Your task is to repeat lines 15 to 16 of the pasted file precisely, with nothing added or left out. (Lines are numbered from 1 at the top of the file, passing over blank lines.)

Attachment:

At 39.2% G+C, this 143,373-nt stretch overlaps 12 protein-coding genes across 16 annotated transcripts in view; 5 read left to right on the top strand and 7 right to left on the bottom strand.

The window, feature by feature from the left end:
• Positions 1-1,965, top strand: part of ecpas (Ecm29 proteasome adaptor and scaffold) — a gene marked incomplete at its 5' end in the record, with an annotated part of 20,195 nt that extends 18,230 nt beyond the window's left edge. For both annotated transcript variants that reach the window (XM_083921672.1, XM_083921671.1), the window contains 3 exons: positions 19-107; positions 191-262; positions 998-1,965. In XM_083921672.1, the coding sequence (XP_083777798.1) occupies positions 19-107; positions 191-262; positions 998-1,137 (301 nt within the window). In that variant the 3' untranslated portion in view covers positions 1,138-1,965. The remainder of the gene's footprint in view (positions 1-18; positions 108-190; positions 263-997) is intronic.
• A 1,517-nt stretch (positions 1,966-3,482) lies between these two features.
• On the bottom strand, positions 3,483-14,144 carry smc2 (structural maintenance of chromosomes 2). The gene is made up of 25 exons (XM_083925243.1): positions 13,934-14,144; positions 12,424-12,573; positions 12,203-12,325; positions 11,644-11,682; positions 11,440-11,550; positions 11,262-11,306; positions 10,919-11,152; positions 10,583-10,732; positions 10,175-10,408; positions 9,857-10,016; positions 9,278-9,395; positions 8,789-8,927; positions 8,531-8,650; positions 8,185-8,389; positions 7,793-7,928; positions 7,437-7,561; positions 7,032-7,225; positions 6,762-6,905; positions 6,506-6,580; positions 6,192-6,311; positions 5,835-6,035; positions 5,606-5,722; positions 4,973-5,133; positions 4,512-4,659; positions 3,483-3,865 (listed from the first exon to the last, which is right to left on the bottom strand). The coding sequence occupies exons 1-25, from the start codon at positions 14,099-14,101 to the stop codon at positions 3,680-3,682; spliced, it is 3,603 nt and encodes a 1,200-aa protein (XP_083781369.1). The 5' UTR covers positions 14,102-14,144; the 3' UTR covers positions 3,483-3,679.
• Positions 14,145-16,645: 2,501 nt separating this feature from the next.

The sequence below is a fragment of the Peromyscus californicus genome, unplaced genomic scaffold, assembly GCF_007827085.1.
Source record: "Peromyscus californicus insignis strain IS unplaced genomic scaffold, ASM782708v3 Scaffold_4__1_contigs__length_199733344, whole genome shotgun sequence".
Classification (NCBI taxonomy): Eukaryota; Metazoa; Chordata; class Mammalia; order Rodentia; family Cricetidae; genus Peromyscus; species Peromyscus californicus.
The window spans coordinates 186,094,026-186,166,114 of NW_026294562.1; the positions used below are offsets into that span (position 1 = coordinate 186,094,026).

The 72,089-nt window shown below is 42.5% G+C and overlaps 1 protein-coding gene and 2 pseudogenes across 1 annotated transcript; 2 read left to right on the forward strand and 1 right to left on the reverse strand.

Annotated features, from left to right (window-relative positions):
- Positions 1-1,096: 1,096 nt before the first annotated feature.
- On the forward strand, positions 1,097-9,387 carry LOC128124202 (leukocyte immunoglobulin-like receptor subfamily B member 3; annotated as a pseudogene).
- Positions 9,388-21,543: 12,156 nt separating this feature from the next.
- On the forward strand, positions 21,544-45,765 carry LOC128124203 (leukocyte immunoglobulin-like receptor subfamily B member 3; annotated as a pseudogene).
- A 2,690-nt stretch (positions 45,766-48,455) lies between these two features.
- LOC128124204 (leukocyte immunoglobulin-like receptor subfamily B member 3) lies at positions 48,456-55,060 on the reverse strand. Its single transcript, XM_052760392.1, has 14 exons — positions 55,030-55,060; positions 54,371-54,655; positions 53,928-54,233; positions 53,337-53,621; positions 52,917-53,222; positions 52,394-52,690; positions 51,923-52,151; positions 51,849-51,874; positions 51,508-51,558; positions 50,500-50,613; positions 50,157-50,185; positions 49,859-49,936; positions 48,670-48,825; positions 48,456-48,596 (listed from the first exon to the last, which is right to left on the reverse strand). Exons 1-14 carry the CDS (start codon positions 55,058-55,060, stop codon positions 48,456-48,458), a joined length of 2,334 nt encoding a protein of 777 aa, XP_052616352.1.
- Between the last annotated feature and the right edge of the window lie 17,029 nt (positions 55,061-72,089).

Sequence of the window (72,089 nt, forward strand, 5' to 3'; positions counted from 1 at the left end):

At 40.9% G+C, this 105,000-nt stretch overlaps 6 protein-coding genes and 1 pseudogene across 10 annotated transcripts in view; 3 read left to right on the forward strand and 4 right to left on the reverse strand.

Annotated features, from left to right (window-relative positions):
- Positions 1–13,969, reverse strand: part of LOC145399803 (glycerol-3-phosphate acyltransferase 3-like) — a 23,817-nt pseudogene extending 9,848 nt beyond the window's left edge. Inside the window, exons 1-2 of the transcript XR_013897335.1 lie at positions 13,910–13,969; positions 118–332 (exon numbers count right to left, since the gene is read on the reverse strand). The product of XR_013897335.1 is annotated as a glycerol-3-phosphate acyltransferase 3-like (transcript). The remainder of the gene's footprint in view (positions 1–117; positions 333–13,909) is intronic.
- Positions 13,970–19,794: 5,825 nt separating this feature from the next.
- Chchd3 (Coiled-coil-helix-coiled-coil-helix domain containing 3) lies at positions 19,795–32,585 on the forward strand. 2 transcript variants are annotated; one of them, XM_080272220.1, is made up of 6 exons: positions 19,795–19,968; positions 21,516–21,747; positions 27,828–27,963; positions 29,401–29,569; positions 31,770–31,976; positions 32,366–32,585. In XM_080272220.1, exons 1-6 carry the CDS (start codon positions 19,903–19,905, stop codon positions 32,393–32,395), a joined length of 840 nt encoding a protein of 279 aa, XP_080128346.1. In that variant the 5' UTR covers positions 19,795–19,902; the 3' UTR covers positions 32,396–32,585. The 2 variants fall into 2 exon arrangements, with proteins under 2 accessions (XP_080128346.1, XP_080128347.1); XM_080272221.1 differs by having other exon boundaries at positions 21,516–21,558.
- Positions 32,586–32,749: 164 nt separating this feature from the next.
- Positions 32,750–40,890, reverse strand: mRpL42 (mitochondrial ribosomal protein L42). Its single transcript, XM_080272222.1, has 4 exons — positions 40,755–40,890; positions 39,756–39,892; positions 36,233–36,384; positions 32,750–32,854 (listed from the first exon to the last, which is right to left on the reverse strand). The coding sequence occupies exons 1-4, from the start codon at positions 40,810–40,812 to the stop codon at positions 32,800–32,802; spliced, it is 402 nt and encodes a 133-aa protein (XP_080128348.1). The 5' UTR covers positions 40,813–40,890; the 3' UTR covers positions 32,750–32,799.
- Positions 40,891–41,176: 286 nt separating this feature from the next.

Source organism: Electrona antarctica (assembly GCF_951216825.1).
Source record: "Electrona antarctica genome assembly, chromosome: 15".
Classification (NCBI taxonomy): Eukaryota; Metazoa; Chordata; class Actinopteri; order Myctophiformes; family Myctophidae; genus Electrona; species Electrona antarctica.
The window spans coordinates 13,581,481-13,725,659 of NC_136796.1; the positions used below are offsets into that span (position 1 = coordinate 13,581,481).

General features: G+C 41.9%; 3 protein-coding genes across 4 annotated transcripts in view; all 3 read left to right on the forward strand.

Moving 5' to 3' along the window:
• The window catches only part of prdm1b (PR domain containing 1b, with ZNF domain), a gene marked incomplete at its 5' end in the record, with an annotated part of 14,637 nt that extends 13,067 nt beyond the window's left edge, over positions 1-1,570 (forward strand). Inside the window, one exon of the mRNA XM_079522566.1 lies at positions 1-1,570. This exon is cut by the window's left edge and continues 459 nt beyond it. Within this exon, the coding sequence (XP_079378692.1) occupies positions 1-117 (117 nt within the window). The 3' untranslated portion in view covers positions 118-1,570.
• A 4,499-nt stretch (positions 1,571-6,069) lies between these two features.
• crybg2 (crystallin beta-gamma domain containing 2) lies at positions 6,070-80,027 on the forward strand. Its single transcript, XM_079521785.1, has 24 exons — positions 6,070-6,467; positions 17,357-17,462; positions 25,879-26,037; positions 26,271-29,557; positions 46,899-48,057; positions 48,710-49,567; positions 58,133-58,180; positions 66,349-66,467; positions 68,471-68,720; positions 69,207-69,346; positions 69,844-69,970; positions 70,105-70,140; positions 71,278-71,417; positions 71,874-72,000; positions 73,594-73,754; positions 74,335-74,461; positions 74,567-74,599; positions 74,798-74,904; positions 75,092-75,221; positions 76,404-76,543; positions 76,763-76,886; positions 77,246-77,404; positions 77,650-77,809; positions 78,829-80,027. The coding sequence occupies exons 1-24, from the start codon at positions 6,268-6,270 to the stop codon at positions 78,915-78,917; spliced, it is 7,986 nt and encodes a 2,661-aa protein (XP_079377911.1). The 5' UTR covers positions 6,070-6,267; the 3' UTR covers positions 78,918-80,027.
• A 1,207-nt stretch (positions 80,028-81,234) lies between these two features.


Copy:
- Positions 9,388-21,543: 12,156 nt separating this feature from the next.
- On the forward strand, positions 21,544-45,765 carry LOC128124203 (leukocyte immunoglobulin-like receptor subfamily B member 3; annotated as a pseudogene).